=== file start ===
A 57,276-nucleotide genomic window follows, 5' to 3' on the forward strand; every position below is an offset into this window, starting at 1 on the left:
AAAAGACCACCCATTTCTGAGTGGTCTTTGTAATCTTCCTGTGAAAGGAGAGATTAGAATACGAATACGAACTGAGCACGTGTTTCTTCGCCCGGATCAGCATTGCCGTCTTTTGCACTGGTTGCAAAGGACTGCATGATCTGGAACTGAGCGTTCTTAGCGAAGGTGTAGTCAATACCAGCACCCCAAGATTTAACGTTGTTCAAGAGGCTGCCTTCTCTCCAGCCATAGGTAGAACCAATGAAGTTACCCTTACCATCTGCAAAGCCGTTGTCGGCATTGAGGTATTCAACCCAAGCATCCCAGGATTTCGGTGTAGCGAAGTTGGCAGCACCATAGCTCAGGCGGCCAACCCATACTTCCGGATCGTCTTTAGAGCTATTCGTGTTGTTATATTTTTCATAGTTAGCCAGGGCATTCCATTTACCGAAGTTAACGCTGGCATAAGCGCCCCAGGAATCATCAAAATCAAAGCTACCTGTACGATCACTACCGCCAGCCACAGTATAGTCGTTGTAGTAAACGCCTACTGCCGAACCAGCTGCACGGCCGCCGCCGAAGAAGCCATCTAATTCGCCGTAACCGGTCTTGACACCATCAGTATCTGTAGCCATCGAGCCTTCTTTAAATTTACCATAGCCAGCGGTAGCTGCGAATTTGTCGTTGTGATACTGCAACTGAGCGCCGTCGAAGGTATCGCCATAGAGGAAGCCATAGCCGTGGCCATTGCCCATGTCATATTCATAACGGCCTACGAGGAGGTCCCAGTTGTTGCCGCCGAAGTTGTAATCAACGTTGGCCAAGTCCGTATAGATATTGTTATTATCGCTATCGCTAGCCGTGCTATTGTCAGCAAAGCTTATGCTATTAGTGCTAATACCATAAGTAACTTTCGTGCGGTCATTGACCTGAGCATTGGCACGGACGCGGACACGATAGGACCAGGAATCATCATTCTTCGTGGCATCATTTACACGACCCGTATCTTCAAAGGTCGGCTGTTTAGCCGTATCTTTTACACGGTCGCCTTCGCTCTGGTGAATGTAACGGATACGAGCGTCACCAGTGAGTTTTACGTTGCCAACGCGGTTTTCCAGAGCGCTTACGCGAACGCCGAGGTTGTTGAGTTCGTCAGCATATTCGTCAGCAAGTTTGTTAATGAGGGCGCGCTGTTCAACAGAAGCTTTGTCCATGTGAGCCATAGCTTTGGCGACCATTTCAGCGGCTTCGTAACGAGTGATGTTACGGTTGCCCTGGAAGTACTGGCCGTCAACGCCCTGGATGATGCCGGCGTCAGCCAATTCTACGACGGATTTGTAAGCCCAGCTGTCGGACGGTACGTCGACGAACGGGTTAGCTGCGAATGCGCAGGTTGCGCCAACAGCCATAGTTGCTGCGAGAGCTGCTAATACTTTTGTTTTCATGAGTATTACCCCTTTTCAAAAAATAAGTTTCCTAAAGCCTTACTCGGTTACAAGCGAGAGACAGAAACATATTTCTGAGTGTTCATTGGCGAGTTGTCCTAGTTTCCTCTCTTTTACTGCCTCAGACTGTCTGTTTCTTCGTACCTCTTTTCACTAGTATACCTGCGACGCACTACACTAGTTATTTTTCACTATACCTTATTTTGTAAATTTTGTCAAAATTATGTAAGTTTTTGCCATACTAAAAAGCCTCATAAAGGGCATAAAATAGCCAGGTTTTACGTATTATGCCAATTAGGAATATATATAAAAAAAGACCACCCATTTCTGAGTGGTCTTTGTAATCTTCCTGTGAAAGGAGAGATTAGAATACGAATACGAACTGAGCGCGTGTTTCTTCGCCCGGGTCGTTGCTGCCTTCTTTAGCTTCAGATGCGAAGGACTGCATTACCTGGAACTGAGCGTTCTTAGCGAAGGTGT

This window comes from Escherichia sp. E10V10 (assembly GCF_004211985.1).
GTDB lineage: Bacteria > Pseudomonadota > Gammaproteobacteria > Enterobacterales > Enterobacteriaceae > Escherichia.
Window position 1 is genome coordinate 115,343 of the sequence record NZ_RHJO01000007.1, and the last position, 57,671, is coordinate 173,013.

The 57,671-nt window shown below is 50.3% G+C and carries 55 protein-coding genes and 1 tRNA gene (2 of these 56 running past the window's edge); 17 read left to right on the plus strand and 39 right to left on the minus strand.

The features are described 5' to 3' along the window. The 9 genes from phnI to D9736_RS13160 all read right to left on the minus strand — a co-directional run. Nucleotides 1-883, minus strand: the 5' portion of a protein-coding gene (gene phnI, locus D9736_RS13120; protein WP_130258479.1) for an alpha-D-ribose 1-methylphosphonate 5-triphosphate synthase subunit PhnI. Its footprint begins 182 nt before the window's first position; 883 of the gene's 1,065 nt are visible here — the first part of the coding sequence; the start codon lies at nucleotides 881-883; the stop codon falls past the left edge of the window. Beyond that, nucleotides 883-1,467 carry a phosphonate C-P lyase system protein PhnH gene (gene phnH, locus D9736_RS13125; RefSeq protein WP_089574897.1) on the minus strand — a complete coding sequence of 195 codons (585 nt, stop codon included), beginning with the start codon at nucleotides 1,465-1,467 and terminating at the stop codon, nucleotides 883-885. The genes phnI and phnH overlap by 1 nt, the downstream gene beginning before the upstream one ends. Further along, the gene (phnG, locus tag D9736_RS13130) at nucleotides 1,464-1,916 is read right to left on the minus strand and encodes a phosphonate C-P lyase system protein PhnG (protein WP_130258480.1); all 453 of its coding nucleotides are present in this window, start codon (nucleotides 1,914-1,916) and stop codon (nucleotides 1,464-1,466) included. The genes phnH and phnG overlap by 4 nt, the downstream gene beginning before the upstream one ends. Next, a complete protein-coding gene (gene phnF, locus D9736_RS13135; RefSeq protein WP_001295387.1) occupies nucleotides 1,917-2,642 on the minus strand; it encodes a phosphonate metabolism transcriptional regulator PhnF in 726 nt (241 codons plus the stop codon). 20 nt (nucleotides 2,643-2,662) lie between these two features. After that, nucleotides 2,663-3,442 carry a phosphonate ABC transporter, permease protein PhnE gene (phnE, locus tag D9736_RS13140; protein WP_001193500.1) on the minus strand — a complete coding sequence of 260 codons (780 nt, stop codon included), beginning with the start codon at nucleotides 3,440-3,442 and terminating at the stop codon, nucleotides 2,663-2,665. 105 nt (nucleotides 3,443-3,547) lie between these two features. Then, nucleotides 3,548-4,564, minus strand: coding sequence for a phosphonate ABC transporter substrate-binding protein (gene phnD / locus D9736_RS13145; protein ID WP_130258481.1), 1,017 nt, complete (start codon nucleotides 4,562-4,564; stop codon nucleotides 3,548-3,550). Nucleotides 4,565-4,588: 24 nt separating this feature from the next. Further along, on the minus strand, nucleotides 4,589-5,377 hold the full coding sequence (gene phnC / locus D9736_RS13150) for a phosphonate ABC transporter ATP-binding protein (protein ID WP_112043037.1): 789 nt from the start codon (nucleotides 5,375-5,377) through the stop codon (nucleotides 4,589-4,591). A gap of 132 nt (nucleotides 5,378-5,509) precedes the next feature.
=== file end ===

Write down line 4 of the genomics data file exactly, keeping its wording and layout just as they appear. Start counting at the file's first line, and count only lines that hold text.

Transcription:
GTDB lineage: Bacteria > Pseudomonadota > Gammaproteobacteria > Enterobacterales > Enterobacteriaceae > Escherichia.